Genera and Packages

December 3, 2007

As I alluded to in an earlier post, Symbolics Genera takes a slightly different approach to packages than most current environments (such as SLIME under Emacs).

Part of that is because, unlike GNU Emacs today, the editor and all its intelligence is running inside the Lisp environment; another part is due to Genera supporting multiple dialects of Lisp, each slightly compatible with the other.

One consequence is that Zmacs pays close attention to the “file attributes line” in your Lisp source files. (That’s the line at the beginning of the file which contains the marker “-*-“). Other Lisp environments use a heuristic, like looking for the first IN-PACKAGE form.

A chicken-and-egg problem arises when loading a file that expects to be read in a particular package. What if the package doesn’t exist? Well, it isn’t possible to use that package to read the file. But the package itself is defined in a file.

For me this caused a bit of confusion, because if you try to load a file with a non-existent package defined in the attributes, and you have not given Genera permission to create the package, it complains that “<package name> is not meaningful as a package name in <Lisp dialect>”.

You can press Resume to allow it to be created, and then the problem goes away until you try to bootstrap again without the package existing.

The answer is found in the documentation section “Specifying Packages in Programs.” If the package attribute is enclosed in parentheses, it is automatically created if it does not exist. Furthermore, you can include one package name, or a list of package names, as the second element of the list in order to specify packages which this package uses.

The other way to approach this is to create a system definition file which defines the packages up front.

(Another aspect that made me more confused is that the package name was “6502”, which if in the package attribute without quotes will read as an integer, which cannot designate a package. I had to muck around a bit trying double-quotes and vertical-bar escapes, in an effort to make the problem go away, before I realized the “not meaningful” was not referring to violating some non-existent rule about package names. From time to time, I would create the package and not realize that made the message go away.)

Learning Genera, bit by bit…

November 6, 2007

Having hacked on the COMFY code for a while in Emacs Lisp, I got the itch to move it over to my MacIvory, which has been waiting for real work to do. I’ve crafted some tests in the Emacs Lisp using elk-test (trying to add heirarchical suites-of-suites along the way), and wanted to port them to one of the Common Lisp test frameworks (I’m thinking of checking out Stefil, LIFT, and rt, which I’ve used briefly). While copying the files, I ran into a few issues.

  1. I couldn’t figure out an automatic way to handle line-ending issues in the text files. I ended up locating the file on the Mac OS side in the file browser, Mouse-R clicking to Edit the file, then M-%, C-q [LINE key] [Return] C-q [Return] [Return] ! in Zmacs, then saving to a file on the Ivory file system. (I like the offer to create non-existent directories on a save.) There is probably a Copy File(s) command I could have used to move them en masse, and I should have been able to code up a quick conversion routine or Zmacs keyboard macro, but it worked.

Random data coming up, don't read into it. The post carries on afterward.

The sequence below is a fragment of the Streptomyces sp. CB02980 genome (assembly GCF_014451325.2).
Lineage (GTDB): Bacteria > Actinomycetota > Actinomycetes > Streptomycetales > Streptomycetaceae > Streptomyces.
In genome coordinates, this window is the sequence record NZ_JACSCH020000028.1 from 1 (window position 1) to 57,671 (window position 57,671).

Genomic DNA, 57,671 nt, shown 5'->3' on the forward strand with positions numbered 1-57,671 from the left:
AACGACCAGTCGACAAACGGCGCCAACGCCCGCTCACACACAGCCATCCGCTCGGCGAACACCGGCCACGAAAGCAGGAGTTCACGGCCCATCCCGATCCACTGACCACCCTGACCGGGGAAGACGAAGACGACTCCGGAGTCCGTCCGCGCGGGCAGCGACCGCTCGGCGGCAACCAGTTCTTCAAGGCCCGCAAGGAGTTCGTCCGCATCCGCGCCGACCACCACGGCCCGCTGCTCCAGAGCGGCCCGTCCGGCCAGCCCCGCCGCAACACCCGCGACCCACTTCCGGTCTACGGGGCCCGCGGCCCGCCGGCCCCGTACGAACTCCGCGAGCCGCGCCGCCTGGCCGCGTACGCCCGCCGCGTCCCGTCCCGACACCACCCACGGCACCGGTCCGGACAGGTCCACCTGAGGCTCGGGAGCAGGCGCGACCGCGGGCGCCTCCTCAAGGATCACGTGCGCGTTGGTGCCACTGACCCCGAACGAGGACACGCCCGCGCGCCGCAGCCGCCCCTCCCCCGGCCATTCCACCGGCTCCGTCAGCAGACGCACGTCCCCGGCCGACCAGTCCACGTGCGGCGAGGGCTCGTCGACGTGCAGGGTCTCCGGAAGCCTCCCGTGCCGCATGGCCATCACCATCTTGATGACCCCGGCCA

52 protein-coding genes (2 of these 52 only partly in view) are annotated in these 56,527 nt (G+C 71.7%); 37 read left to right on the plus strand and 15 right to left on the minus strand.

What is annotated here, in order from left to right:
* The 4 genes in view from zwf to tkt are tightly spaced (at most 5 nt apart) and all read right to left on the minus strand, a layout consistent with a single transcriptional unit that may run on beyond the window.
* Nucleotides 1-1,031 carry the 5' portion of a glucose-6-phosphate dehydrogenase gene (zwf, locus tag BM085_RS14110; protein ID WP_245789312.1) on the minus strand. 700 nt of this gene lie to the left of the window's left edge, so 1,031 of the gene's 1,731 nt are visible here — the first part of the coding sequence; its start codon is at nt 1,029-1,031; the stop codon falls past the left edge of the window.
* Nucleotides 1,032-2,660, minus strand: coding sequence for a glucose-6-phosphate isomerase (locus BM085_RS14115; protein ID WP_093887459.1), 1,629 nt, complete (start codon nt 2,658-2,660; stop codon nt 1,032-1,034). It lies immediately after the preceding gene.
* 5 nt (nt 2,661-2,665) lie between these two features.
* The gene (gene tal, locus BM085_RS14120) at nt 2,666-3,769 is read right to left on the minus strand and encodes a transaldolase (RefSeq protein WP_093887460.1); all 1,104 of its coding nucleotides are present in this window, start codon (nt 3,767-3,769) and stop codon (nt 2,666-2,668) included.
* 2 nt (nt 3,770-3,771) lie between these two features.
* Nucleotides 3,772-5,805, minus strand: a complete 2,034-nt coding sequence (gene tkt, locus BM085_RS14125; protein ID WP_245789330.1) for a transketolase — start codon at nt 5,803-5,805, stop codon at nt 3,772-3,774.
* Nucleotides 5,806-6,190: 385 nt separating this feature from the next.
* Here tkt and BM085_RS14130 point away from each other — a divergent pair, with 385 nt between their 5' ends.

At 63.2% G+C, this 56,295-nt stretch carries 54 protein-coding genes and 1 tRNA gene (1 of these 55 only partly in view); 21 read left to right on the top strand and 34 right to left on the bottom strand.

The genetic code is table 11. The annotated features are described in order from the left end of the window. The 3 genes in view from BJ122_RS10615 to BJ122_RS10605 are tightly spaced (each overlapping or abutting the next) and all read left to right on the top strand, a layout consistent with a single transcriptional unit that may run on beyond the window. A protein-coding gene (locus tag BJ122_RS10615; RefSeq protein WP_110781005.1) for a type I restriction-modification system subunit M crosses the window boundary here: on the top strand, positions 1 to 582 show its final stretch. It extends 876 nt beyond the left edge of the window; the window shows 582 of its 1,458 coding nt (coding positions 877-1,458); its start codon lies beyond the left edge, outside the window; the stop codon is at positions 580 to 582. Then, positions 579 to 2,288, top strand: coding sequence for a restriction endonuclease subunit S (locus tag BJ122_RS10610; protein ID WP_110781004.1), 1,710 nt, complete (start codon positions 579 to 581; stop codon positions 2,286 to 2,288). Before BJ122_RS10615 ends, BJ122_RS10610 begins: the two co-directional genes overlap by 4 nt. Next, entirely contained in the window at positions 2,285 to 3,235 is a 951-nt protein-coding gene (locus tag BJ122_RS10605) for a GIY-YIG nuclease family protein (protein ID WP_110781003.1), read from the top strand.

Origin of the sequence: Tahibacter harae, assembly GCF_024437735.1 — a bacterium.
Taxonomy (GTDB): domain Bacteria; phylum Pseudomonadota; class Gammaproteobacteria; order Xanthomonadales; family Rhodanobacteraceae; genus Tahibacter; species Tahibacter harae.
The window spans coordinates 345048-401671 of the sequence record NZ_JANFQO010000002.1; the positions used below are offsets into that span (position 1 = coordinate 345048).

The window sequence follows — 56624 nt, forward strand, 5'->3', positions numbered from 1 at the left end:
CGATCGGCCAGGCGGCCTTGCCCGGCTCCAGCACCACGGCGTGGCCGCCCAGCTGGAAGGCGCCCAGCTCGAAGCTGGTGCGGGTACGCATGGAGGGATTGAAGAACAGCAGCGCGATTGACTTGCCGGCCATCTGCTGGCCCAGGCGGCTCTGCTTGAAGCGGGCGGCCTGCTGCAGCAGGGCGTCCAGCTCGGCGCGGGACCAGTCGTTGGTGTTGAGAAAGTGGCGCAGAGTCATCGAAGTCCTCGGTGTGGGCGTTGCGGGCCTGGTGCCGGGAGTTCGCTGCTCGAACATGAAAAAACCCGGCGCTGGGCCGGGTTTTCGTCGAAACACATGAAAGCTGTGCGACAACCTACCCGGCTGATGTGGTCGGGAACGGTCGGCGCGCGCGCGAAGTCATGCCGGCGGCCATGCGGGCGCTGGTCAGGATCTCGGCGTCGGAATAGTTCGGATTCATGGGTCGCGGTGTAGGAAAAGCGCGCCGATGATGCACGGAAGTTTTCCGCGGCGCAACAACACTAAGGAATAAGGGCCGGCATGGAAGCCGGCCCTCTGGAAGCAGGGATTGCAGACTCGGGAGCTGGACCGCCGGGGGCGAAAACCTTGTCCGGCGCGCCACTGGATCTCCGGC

2. Trying to compile the RT framework, I think I had been misled by my experience in the Genera Development Tutorial. The Common-Lisp mode apparently is Common Lisp the Language, 2d ed. What I was looking for is ANSI-Common-Lisp. The confusion cause all sorts of problems with DEFPACKAGE, and the presence of FUTURE-COMMON-LISP made me even more confused. An e-mail on the SLUG list apparently explains the various Common-Lisp strategies on Genera.

[UPDATE: the old link to the e-mail broke, but still has it.]

Baker’s COMFY: a few notes

November 3, 2007

I’ve been working a bit with Baker’s COMFY-6502 code; a few notes of what I have learned so far.

First, a couple of tiny bugs in the genbrc; the code miscounts the size of the branch instructions, meaning that (- l 2) should be a (+ l 2) and so on. I found it handy to enumerate each clause of the cond. Each clause handles a particular case, such as when the “lose” continuation can be reached by a short branch instruction, while the “win” continuation is far enough away to require an absolute jump.

Second, genbrc, genbr, and compile all provide the address of the resulting “continuation” as the return value. This is perhaps clear when one traces out all the recursion, but it isn’t explicitly mentioned. One interesting case is genbrc when the “win” and “lose” branch destinations are the same: one could simply emit an unconditional branch to that destination, and return the address of that branch but actually returning the destination works just as well. (In the emit routine, if the continuation does not happen to be the next instruction, the unconditional branch is, after all, emitted, moving the continuation to the front of the instruction stream, ready for the non-branching instruction to be emitted just in front of it.)